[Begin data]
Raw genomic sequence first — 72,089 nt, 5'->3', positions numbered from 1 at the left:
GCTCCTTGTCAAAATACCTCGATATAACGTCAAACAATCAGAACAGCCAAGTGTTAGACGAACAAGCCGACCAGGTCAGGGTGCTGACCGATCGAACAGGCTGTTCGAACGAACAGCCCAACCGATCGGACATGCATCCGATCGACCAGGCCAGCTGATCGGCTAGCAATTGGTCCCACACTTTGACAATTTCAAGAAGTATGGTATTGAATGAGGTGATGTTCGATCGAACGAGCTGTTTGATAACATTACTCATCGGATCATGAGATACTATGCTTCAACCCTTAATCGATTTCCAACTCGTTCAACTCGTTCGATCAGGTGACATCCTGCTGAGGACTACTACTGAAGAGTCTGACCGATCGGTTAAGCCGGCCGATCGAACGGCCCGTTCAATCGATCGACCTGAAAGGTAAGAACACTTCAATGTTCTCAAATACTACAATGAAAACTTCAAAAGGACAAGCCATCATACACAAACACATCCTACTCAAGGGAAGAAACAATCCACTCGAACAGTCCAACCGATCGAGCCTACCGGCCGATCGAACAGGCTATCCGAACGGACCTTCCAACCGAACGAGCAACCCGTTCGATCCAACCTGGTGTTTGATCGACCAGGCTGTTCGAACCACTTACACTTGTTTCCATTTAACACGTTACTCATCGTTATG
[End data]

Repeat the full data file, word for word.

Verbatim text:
Raw genomic sequence first — 72,089 nt, 5'->3', positions numbered from 1 at the left:
GCTCCTTGTCAAAATACCTCGATATAACGTCAAACAATCAGAACAGCCAAGTGTTAGACGAACAAGCCGACCAGGTCAGGGTGCTGACCGATCGAACAGGCTGTTCGAACGAACAGCCCAACCGATCGGACATGCATCCGATCGACCAGGCCAGCTGATCGGCTAGCAATTGGTCCCACACTTTGACAATTTCAAGAAGTATGGTATTGAATGAGGTGATGTTCGATCGAACGAGCTGTTTGATAACATTACTCATCGGATCATGAGATACTATGCTTCAACCCTTAATCGATTTCCAACTCGTTCAACTCGTTCGATCAGGTGACATCCTGCTGAGGACTACTACTGAAGAGTCTGACCGATCGGTTAAGCCGGCCGATCGAACGGCCCGTTCAATCGATCGACCTGAAAGGTAAGAACACTTCAATGTTCTCAAATACTACAATGAAAACTTCAAAAGGACAAGCCATCATACACAAACACATCCTACTCAAGGGAAGAAACAATCCACTCGAACAGTCCAACCGATCGAGCCTACCGGCCGATCGAACAGGCTATCCGAACGGACCTTCCAACCGAACGAGCAACCCGTTCGATCCAACCTGGTGTTTGATCGACCAGGCTGTTCGAACCACTTACACTTGTTTCCATTTAACACGTTACTCATCGTTATG